Lawmakers approved amendments that would allow any international media that receive financing from abroad to be classified as “foreign agents,” a measure previously used only against NGOs.
The Kremlin praised the move as allowing it to offer a “very harsh” response to attacks on Russian media abroad.
“Any attempts to encroach on the freedom of Russian media abroad… will not remain without response from Moscow — without a very harsh response,” Kremlin spokesman Dmitry Peskov told journalists.
Russia will be able to use the law “to give a timely retaliatory response,” he said.
The law could be used against US media such as Voice of America and Radio Free Europe/Radio Liberty, which receive funding from the US Congress.
Members of parliament have given contradictory statements on whether the law could apply to commercial TV network CNN.
Lawmakers unanimously voted to back the amendments in rushed second and third readings within a few hours on Wednesday.
“A hybrid war has been declared against us and we are obliged to respond,” Communist Party leader Gennady Zyuganov said in parliament.
The lower house of parliament’s deputy speaker Pyotr Tolstoy told the chamber reciprocal measures were “forced” by the actions of the United States, which he earlier said was spitting in Russia’s face.
“They forced us to take these measures,” he said.
The amendments now need to be passed by the Senate and then be signed into law by President Vladimir Putin, after which they will enter force immediately.
– ‘Selective measures’ –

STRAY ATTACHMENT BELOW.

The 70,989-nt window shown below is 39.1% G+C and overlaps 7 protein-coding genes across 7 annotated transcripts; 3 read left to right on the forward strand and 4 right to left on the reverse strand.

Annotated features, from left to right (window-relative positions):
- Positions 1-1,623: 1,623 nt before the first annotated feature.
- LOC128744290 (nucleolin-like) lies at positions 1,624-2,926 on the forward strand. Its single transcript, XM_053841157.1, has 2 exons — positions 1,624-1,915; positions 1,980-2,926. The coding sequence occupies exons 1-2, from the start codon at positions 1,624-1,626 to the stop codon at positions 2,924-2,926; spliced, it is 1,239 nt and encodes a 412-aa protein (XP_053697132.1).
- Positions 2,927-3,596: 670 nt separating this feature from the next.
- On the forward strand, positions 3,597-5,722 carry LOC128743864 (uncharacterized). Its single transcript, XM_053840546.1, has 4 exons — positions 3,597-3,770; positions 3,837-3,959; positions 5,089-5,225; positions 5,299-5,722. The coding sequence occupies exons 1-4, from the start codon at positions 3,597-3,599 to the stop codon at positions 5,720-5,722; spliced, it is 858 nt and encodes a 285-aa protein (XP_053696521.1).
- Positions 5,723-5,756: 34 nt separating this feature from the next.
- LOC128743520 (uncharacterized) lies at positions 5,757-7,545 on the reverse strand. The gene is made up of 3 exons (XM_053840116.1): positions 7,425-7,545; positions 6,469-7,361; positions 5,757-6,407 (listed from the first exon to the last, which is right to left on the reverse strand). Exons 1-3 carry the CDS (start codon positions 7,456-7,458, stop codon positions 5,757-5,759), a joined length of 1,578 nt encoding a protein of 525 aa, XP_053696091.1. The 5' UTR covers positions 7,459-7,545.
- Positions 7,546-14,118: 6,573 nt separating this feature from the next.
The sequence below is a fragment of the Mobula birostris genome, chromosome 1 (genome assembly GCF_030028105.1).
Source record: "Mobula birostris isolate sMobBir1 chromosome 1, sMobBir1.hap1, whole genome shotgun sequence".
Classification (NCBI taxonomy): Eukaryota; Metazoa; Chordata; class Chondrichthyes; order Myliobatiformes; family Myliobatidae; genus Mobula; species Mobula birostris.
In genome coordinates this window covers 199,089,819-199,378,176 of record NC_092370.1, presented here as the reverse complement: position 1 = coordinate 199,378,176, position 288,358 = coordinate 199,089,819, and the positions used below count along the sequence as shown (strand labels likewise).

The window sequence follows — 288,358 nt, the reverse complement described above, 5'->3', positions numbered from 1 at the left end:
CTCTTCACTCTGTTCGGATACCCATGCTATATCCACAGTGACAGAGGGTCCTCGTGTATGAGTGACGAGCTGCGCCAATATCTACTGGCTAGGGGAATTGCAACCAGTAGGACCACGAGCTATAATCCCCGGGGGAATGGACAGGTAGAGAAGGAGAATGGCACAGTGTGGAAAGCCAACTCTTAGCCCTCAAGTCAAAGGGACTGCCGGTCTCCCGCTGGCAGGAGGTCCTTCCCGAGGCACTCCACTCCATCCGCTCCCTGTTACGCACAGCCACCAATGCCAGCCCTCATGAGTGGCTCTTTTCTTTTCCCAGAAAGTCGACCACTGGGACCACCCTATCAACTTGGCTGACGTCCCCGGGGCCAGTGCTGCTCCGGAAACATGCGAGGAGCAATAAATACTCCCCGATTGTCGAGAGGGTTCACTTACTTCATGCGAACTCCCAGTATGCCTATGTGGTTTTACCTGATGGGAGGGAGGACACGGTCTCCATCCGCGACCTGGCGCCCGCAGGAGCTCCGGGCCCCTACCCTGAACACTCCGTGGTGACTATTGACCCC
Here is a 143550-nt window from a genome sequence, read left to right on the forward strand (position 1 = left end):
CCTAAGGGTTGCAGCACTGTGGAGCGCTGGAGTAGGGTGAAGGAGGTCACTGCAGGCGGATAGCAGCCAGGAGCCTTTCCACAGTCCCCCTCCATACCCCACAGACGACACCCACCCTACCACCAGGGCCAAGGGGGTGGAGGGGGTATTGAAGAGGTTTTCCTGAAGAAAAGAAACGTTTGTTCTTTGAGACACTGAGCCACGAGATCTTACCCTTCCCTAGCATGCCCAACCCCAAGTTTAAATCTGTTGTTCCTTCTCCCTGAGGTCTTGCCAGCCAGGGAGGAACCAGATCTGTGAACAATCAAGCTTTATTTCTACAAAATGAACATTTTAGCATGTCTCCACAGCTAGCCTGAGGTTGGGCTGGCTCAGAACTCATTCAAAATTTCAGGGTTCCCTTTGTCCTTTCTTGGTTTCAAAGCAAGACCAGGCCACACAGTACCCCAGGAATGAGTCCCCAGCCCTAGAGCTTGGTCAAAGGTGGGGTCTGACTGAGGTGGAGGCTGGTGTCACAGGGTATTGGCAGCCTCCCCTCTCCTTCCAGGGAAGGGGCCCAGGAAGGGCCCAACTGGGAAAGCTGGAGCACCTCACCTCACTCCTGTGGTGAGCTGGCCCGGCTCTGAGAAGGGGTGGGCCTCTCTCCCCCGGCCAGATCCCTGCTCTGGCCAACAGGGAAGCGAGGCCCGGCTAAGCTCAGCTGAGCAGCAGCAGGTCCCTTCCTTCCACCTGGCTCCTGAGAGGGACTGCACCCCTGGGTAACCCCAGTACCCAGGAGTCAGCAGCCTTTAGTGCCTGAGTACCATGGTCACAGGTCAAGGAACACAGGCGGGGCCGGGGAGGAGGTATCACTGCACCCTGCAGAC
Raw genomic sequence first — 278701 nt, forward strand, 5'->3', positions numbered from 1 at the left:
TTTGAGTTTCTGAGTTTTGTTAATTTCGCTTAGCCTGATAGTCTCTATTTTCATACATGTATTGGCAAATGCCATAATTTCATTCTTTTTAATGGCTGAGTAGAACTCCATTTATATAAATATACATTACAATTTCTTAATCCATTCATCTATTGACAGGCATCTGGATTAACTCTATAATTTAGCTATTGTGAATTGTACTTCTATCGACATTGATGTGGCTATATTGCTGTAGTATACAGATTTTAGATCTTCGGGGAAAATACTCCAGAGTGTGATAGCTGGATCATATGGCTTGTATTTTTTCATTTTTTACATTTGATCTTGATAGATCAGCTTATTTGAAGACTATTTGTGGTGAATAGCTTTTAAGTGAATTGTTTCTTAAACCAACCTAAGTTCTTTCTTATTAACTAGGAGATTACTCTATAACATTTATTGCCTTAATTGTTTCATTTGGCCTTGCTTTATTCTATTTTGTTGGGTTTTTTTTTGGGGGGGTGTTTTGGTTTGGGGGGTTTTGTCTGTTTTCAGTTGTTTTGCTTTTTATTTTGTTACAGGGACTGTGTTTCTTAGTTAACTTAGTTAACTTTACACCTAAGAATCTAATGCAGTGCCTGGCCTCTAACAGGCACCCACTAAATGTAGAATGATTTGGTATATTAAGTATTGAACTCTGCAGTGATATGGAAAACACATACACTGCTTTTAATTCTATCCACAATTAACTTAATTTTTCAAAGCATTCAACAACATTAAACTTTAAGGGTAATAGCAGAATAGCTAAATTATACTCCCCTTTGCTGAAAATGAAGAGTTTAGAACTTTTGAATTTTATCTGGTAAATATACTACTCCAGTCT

The wording of the law is very broad, potentially allowing its use against any foreign media organisation operating in Russia.
Tolstoy told parliament the amendments would not be automatically enforced, but would be selectively applied by the justice ministry.
“You shouldn’t think that after this law enters force… all foreign media in Russia will automatically become foreign agents,” he told parliament.
“We are making it possible… to take selective retaliatory measures — that is the idea of the law, and I hope it will be enforced this way.”
He denied it will affect any Russian media with foreign funding.
Amnesty International has warned the law will allow the Russian authorities “to tighten their stranglehold on press freedom.”
A Russian law adopted in 2012 forces NGOs that have international funding and whose activities are deemed “political” to undergo intensive scrutiny of their finances and staffing and label themselves as “foreign agents” on paperwork and statements.
Many NGOs have closed in response to the legislation.
RT television, which is funded by the Kremlin to give a Russian point of view on international affairs, confirmed Monday it has registered as a foreign agent in the United States, meeting a deadline from the US Department of Justice.
Washington considers RT a propaganda arm of the Kremlin and told it to register its American operation under the Foreign Agents Registration Act aimed at lobbyists and lawyers representing foreign political interests.
The Moscow-based broadcaster has become a focus of the investigations into alleged Russian interference in the 2016 US presidential election.